I struggling to understand the mechanics of ex49.
According to the book I use the ‘skip’ function to filter out ALL! the ‘stop’ tuples that I don’t need to analyse. However, I simply don’t see how the code should iterate through an entire list? Does it not stop after the first element in the ‘word_list’?
- I call ‘skip’.
- As ‘word_list’ I pass something on like: [(‘noun’, ‘Martin’), (‘verb’, ‘set’), (‘stop’, ‘the’), (‘noun’, ‘house’), (‘stop’, ‘on’), (‘stop’, ‘fire’)].
- I set ‘word_type’ to ‘stop’.
- According to the book, the code should filter out all ‘stop’-tuples but I do not see how?
- ‘skip’ would run ‘peek’.
- ‘peek’ goes into the list and returns the first element of the first tuple (in this case ‘noun’).
- ‘skip’ would use the returned value from ‘peek’ (‘noun’) and compares it to the ‘word_type’ (‘stop’).
- As values ‘noun’ and ‘stop’ are not equal, the code stops and this was it?
Please let know were my thinking is wrong.
Many many thanks for all your help in advance.
For convince, I paste in the code here again:
word = word_list
def match(word_list, expecting):
word = word_list.pop(0)
if word == expecting:
def skip(word_list, word_type):
while peek(word_list) == word_type:
skip only throws away words until it hits one that doesn’t match the given type.
When you parse strings you usually have some kind of grammar where you handle tokens differently depending on what came last. Filtering out all tokens of a specific type is not something you need to do very often.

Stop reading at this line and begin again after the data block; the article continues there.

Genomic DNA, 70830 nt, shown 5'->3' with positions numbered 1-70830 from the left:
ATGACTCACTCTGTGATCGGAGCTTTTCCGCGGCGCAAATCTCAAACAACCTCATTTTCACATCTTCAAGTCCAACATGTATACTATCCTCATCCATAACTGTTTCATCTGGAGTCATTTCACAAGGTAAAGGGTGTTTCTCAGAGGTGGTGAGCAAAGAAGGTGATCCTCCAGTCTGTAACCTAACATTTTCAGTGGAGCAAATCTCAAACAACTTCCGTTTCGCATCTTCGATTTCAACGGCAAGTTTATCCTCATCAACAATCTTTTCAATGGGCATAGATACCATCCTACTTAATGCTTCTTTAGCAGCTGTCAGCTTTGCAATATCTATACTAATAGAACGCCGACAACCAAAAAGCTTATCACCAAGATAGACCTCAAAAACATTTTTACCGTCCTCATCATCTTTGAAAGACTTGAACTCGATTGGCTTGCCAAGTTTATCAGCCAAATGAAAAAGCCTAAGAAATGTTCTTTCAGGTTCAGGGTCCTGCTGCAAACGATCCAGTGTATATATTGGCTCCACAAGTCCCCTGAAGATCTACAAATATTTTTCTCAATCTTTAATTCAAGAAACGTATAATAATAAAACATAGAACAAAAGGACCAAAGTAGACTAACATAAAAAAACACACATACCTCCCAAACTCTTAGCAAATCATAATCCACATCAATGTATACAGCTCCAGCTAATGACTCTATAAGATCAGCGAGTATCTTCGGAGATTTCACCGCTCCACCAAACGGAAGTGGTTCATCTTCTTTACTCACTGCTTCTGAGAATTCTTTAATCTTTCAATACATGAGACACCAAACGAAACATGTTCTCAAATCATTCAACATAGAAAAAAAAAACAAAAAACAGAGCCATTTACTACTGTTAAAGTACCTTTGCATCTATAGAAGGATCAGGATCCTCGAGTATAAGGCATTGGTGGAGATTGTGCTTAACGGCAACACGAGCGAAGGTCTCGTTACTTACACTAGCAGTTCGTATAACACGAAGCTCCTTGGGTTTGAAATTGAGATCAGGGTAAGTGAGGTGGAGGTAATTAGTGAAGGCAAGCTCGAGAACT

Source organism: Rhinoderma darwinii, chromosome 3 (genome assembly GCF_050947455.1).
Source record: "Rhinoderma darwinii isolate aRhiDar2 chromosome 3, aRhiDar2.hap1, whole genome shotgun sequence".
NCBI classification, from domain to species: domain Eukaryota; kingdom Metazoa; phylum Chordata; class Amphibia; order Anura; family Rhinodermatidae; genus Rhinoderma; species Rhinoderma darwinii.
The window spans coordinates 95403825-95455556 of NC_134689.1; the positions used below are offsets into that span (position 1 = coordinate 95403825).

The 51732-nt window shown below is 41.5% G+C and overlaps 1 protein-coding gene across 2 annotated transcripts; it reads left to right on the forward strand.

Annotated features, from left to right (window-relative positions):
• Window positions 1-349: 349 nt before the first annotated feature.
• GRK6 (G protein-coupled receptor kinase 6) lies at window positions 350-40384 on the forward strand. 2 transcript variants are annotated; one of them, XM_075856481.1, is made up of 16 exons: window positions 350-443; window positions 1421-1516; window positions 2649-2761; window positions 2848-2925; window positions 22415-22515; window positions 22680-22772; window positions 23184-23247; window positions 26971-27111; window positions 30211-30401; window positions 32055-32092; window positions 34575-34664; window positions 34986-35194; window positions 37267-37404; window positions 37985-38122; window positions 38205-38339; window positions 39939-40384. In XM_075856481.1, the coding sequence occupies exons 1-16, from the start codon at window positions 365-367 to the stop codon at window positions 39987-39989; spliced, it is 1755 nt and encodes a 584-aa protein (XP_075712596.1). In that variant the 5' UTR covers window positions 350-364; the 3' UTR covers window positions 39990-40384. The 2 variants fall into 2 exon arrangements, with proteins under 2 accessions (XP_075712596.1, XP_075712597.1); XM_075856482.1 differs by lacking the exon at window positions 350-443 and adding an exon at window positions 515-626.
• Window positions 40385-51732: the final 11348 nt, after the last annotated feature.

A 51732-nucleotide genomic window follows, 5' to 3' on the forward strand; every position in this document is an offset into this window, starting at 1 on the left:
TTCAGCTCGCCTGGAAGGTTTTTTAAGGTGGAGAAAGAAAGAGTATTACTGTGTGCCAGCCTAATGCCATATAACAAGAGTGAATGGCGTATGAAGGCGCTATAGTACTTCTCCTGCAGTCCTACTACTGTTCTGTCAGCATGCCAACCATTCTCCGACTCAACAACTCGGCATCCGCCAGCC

Yes, that’s right. I think what you’re missing is that
match() is destructive. See how it does this:
word = word_list.pop(0)
That removes the first element from the list, so it’s making the list of word tuples shrink. Try printing this out before and after so you can see it.
Thanks so much florian! Please find my response below
Hi @florian florian! Hi @zedshaw!
Thanks so much for your response! Really much appreciated!
Ok, so you are saying it is designed to only check the first tuple for its type and only if this is of type ‘stop’, it kicks it out of the list. I see how pop would reduce the list. Afterwards it runs again and only if the second tuple is of type ‘stop’ again it would also kick this one out of the list.
The loop stops as soon as it finds a tuple of type ‘verb’ or ‘noun’ for example.
This would also mean that if the list contains any tuples of type ‘stop’ after the found tuple of type ‘verb’ (or ‘noun’), they would still remain in the list?
I think I simply got caught up by reading the below section of the book. I thought we try to get rid of all the ‘stop’ tuples in the list in this one step but instead we only want to delete them until we find a ‘verb’ or ‘noun’ (or any other ‘error’, ‘number’ tuple).
“Remember that skip doesn’t skip one word, it skips as many words of that type as it finds. This makes it so if someone types, ”scream at the bear” you get ”scream” and ”bear.””
Yes, think of pop like taking cars off a train from the front of the train.n The clarification is “removes all of the words of that type from the front of the list.”